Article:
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Primary Spine Practitioner

 Primary Care Physicians also referred to PSP, Spine Care Clinician or Spine Care Specialist are health care provider who is specifically trained in the differential diagnosis and, the management of musculoskeletal complaints. They and are likely to be the best provider to diagnose and treat spine-related disorders (SRD). 


Runners Taking Off

History of Primary Spine Practitioner

Neurologist Scott Haldeman first presented the concept of a spine care clinician or practitioner in an editorial in The Spine Journal in 2001.[5] The PSP role includes all clinical specialties that treat patients with spinal disease. The American Back Society Annual Convention in San Francisco emphasized this concept in November 2005.[6] At that time, none of the current clinical disciplines were adequately trained. They didn't have the skill to care for people with spinal disorders and offer treatment consistent with current evidence-based guidelines. The role of a Primary Spine Care Specialist is to function as a primary contact provider for patients with Spinal related disorders (SRD). PSP is responsible for identifying the minority of patients who do require further diagnostic evaluation such as (x-ray, MRI, CT, and EMGs) or specialized intervention such as injections or surgery and appropriately referring these patients out to the best provider in the community.


Based on Dr. Haldeman's research, over 200 treatment approaches are available for patients with spine-related disorders. No clinicians have the knowledge, time skills, or ability to guide patients through these complex treatment options. Similar findings were presented in the  British Medical Journal by Hartvigsen et al. He indicated that the general medical practitioner is not adequately equipped to deal with the complexities of musculoskeletal disorders and suggested that the solution to this problem would be the development of a primary musculoskeletal specialist.[8] Hartvigsen et al. suggested that chiropractorsphysical therapists, or osteopathic physicians could serve this purpose with specific changes in education, clinical practice, and licensure of these professions.

The PSP has the training necessary to provide differential diagnosis, rule out serious pathology (such as infection, fracture, cancer, inflammatory joint disease), and provide evidence-based management for most patients with spinal disease.

 Evidence-based treatment methods include spinal manipulation and manual therapy, rehabilitative exercises, patient education, motivational techniques, and the application of psychological principles, particularly cognitive-behavioral therapy and acceptance and commitment therapy.[2][3] In addition, the PSP can recognize the few patients who may require special tests (radiographyMRI, laboratory workup) and other invasive procedures (injections, surgery) and serve as the center of care to provide counseling for the patient, coordination of care, and long term follow up.[1][2] An essential aspect of this role is educating the patient on the risks, benefits, and research evidence of all treatments for spinal pain so that, through a shared decision-making process,[4]  appropriate choices are provided as to what is the best treatment for the patient.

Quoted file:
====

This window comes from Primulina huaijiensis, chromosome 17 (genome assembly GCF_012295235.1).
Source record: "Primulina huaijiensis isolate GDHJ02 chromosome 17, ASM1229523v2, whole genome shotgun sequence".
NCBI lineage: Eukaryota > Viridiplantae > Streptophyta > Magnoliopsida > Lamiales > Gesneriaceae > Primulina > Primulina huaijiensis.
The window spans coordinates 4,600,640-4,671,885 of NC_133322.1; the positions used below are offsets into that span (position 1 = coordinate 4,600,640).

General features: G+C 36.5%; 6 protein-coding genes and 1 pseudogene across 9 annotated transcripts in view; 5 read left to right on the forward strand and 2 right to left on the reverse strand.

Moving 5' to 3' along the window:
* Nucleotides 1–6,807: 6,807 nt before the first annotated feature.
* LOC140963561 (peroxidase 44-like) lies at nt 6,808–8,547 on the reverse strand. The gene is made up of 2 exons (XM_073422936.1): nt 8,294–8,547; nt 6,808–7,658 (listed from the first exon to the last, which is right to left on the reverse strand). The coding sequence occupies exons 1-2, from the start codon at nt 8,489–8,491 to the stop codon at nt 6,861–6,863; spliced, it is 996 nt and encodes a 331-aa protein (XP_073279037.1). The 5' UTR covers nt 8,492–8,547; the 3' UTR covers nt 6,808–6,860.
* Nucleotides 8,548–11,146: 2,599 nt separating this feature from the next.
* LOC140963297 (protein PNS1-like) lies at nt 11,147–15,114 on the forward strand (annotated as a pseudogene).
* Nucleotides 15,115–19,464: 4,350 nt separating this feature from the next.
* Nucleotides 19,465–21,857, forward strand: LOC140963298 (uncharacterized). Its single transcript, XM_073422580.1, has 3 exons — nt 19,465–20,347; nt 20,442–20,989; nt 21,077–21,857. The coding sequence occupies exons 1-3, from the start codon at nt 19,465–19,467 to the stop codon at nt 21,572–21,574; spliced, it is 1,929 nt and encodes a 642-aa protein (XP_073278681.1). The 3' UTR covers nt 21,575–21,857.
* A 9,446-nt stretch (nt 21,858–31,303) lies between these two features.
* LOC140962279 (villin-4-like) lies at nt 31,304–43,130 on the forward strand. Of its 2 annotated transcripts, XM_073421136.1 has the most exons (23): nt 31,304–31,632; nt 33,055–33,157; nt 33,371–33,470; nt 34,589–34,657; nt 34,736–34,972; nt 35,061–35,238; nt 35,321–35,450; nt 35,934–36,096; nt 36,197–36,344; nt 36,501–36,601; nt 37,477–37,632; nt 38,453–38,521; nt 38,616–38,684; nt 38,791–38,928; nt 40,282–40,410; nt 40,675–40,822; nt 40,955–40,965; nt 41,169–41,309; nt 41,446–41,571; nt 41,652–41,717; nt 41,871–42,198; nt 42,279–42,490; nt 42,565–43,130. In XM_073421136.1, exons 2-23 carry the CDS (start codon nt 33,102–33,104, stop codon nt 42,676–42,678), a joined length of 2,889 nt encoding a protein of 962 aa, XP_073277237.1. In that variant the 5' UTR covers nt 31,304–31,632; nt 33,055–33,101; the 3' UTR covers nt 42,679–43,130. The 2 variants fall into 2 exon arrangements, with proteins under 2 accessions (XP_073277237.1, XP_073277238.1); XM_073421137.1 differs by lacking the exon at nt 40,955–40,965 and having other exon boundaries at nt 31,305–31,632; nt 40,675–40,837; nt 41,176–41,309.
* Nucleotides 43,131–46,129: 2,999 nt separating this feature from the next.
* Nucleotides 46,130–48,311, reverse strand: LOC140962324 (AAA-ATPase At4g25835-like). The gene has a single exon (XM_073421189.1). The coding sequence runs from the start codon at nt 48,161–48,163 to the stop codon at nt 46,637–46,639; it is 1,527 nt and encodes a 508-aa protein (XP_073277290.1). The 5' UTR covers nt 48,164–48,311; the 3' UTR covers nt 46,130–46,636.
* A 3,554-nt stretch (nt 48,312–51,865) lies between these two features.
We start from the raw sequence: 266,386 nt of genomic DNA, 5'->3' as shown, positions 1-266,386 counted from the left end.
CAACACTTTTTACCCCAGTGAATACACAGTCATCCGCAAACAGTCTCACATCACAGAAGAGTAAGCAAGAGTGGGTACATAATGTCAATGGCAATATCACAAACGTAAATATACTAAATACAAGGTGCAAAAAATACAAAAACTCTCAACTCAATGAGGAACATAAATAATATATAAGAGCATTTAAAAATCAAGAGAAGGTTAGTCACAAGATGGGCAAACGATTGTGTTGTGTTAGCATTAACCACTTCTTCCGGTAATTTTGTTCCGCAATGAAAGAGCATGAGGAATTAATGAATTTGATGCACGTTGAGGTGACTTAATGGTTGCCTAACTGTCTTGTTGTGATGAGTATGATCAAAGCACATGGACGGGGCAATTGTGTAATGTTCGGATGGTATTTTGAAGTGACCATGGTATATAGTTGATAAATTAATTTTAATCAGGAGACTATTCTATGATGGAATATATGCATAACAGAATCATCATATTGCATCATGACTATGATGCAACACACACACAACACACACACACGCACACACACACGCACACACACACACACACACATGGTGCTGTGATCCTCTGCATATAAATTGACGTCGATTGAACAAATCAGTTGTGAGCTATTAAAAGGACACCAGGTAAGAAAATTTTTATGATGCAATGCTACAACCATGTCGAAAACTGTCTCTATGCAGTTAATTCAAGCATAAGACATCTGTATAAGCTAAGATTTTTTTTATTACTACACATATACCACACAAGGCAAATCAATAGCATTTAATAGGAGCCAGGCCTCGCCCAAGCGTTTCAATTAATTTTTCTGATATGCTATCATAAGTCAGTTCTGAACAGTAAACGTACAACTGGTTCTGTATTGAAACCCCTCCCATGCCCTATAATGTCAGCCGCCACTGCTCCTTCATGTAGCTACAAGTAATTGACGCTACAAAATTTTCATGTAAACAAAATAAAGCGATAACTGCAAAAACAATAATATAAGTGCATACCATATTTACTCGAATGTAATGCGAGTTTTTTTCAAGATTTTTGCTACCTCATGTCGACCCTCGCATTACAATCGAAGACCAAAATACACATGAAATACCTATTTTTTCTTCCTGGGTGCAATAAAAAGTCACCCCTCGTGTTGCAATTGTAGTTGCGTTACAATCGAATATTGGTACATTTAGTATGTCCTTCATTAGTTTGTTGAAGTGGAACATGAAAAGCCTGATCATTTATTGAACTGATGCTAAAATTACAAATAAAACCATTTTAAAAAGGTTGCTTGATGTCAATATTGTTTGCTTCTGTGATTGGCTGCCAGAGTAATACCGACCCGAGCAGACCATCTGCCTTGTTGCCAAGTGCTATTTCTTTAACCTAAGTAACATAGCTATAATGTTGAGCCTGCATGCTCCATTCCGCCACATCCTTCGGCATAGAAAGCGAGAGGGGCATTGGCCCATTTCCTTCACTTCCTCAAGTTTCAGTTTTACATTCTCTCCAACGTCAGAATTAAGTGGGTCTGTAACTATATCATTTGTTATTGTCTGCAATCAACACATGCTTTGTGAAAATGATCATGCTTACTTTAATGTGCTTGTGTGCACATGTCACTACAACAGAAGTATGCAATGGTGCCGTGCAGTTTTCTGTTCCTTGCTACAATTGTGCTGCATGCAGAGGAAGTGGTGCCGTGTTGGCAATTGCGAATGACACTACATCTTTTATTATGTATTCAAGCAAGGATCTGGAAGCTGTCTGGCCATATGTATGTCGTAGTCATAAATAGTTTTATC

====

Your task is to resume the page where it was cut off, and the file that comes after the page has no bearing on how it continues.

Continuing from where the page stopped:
In addition, the PSP helps patients navigating the often complex health care systems, particularly for patients whose spinal disorders arose from a work-related incident or personal injury.

Primary Spine Care (physician, chiropractor, nurse practitioner, physical therapist) is responsible for the followings:

 initial diagnosis


prioritizing people for treatment accordingly

February2020,Dr.Gilak has completed 120 hours of instruction and obtained the certification from the University of Pittsburgh. she became the first certified Primary Spine Provider (PSP) in Orange County, California. 

This training has only enhanced our already excellent form of hands-on musculoskeletal care and benefits patients in the following ways: 

  • To Provide targeted evidence-based care which focuses on educating the patient about preventative measures. 

  • If necessary, we refer the patient to an appropriate provider. This care will maximize outcomes and lead to faster recovery. 

  • Educating patients to remain active will lead to increased productivity. "You don't get better to go back to work. You go back to work to get better!"

  • , early detection and intervention to make the appropriate referral, In case of psychosocial factors.

  • Educating, motivating, and empowering patients via cost-effective active care plans result in high patient satisfaction 

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